Aboriginal and Torres Strait Islander peoples are the first peoples of Australia, meaning they were here for thousands of years prior to colonisation.
Australia's first people—known as Aboriginal Australians—have lived on the continent for over 50,000 years. Today, there are 250 distinct language groups spread throughout Australia.
The British colony of New South Wales was established in 1788 as a penal colony.
Colloquial names for Australia include "Oz" and "the Land Down Under" (usually shortened to just "Down Under"). Other epithets include "the Great Southern Land", "the Lucky Country", "the Sunburnt Country", and "the Wide Brown Land". The latter two both derive from Dorothea Mackellar's 1908 poem "My Country".
Australia, once known as New South Wales, was originally planned as a penal colony. In October 1786, the British government appointed Arthur Phillip captain of the HMS Sirius, and commissioned him to establish an agricultural work camp there for British convicts.
The islands were settled by different seafaring Melanesian cultures such as the Torres Strait Islanders over 2500 years ago, and cultural interactions continued via this route with the Aboriginal people of northeast Australia.
But in 1770 a British sailor, Captain James Cook, found the fertile east coast of Australia. He called it New South Wales, and claimed it for Britain. Englishman Matthew Flinders published his map of the coast in 1814, calling it Australia for the first time, a name later formally adopted by the authorities.
From Portsmouth the First Fleet travelled via Tenerife and Rio de Janeiro to the Cape of Good Hope, the fleet's last port of call before striking out for Terra Australis.
Six colonies were formed in Australia: New South Wales, 1788; Tasmania, 1825; Western Australia, 1829; South Australia, 1836; Victoria, 1851; and Queensland, 1859. These same colonies later became the states of the Australian Commonwealth.
Second Prize – The Dutch (Willem Janszoon) - 26 February 1606 . Janszoon came ashore, named the place "Nieu Zeland", and didn't realise he had discovered Australia. He thought the land was part of the island of New Guinea, which is further to the north.
'Indigenous Australian' is a very general term that covers two very distinct cultural groups: Aboriginal and Torres Strait Islander peoples.
From at least 60,000 B.C. the area that was to become New South Wales was inhabited entirely by indigenous Aboriginal and Torres Strait Islander peoples with traditional social, legal organisation and land rights. The population of New South Wales was at least 100,000 with many tribal, clan and language groups.
The rest was still called New Holland. In 1803 the English explorer Matthew Flinders was the first to circumnavigate and map the entire continent. He suggested that the whole continent by called Australia. Finally, in 1824, the British Admiralty agreed that the continent should be officially called Australia.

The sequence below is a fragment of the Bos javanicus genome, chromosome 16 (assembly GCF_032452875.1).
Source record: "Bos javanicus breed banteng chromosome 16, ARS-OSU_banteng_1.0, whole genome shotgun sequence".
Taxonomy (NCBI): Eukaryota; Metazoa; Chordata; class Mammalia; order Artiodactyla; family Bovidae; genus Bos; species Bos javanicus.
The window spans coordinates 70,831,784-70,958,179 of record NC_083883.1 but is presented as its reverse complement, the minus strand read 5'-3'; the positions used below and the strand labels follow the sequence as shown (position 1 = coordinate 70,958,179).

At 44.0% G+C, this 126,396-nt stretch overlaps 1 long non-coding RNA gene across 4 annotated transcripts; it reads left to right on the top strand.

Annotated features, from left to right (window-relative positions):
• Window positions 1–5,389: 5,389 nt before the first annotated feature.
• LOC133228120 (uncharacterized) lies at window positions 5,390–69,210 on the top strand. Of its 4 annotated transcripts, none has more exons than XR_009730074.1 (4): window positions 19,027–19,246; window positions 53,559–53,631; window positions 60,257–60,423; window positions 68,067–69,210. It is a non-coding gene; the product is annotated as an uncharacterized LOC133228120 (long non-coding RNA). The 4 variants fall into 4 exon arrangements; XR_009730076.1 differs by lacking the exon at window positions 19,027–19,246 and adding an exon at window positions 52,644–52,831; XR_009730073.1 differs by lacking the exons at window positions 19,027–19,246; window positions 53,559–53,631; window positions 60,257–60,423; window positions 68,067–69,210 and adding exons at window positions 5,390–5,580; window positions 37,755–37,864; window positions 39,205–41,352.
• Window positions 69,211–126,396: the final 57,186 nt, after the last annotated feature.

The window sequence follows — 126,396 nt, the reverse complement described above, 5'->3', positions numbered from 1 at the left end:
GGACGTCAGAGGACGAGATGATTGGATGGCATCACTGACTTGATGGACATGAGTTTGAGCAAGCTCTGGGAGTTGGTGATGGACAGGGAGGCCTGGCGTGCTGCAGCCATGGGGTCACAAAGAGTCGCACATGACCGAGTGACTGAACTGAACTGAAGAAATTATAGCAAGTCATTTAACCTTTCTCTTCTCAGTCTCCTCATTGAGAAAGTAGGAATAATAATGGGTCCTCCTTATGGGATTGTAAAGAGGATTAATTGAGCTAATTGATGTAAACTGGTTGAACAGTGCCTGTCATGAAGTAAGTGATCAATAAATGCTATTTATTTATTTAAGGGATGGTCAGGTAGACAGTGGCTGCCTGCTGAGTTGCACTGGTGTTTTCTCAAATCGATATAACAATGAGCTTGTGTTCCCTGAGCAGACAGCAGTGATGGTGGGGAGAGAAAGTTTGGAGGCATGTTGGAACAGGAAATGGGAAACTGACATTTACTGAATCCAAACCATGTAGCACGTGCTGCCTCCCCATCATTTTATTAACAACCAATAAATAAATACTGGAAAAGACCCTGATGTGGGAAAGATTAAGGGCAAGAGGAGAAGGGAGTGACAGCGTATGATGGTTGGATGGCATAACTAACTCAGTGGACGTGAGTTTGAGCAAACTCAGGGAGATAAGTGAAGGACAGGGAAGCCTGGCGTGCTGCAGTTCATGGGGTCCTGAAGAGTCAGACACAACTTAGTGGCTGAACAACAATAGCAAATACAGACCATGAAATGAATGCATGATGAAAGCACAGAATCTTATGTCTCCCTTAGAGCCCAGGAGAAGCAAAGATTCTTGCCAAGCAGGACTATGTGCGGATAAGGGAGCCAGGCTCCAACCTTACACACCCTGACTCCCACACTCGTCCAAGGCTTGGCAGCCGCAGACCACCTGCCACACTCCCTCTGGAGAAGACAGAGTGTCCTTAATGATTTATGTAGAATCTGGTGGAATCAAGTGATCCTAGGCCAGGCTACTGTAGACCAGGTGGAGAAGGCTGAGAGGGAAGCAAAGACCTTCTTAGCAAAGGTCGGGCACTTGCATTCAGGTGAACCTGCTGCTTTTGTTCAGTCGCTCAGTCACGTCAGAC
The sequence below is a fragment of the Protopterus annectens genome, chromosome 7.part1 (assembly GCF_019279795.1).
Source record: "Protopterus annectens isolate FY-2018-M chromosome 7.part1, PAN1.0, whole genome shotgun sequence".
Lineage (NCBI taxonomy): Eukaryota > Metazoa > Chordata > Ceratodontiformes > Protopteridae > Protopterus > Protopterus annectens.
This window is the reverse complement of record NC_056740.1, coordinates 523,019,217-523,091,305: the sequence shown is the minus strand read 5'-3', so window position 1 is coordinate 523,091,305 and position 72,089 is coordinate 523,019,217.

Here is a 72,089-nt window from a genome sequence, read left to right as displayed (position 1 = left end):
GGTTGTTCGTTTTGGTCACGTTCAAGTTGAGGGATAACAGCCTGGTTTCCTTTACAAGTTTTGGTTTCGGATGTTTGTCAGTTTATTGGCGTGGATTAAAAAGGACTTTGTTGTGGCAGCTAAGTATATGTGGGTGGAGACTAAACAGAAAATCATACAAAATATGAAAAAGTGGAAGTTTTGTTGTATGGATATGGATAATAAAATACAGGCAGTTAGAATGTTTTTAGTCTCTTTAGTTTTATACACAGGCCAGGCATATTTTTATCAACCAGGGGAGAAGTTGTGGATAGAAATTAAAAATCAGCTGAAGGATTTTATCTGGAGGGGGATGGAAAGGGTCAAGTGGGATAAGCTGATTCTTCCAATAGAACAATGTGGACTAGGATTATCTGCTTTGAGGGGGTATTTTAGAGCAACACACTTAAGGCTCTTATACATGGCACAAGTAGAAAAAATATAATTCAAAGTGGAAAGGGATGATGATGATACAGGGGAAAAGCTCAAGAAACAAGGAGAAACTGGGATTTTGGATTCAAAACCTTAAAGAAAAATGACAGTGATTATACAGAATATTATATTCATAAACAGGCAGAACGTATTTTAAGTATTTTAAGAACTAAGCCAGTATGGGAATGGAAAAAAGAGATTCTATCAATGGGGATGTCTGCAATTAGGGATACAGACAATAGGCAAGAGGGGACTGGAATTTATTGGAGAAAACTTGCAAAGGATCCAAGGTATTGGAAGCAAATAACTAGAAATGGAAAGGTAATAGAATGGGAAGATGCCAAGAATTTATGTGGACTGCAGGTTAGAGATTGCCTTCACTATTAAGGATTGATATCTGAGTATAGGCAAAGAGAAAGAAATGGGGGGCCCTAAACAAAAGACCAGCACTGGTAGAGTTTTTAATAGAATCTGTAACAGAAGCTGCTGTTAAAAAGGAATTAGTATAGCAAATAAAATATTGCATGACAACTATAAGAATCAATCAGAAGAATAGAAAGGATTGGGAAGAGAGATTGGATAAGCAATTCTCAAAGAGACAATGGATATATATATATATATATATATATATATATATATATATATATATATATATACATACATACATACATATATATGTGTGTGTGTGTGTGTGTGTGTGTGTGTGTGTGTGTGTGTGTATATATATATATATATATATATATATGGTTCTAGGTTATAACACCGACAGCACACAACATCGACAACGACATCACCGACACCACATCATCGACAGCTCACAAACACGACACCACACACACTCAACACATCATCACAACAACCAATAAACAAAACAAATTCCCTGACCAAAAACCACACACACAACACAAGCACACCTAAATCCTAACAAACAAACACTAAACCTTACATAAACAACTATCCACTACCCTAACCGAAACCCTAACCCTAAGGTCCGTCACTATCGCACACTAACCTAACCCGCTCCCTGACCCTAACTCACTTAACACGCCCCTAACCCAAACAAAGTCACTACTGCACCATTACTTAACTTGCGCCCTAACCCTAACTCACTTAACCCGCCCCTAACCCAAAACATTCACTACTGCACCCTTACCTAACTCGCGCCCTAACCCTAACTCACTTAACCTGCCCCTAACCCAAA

On 24 November 1642, Tasman reached and sighted the west coast of Tasmania, north of Macquarie Harbour. He named his discovery Van Diemen's Land, after Antonio van Diemen, Governor-General of the Dutch East Indies.
When Britain declared war against Germany in August 1914, Australia, as a dominion of the British Empire, was automatically also at war.
25 August – The Legislative Council of New South Wales sits for the first time. Name change from ' New Holland ' to ' Australia ', recommended by Matthew Flinders in 1804, receives official sanction by the United Kingdom.
It is soon apparent from a study of personal and even official correspondence from World War One that Australian and New Zealand soldiers were being referred to collectively, and addressed individually, as Diggers by mid 1917.
This name is very close to the modern Chinese name for Australia which is “Aodaliya” (澳大利亚) for the large island and “Ao Zhou” (澳洲) for the continent.
Aussie is Australian slang for Australian, both the adjective and the noun, and less commonly, Australia.
Australians have been using the word freely since its probable emergence in the late 19th century as a nickname for English immigrants, a short form of pomegranate, referring to their ruddy complexions.
A new genomic study has revealed that Aboriginal Australians are the oldest known civilization on Earth, with ancestries stretching back roughly 75,000 years.
It is generally held that Australian Aboriginal peoples originally came from Asia via insular Southeast Asia (now Malaysia, Singapore, Brunei, East Timor, Indonesia, and the Philippines) and have been in Australia for at least 45,000–50,000 years.
The earliest anatomically modern human remains found in Australia (and outside of Africa) are those of Mungo Man; they have been dated at 42,000 years old.
Prior to that time, were 1,000-pound kangaroos in Australia, 2-ton wombats, 25-foot-long lizards, 400-pound flightless birds, 300-pound marsupial lions and Volkswagen-sized tortoises. After that time, those huge creatures had disappeared.
While Indigenous Australians have inhabited the continent for tens of thousands of years, and traded with nearby islanders, the first documented landing on Australia by a European was in 1606. The Dutch explorer Willem Janszoon landed on the western side of Cape York Peninsula and charted about 300 km of coastline.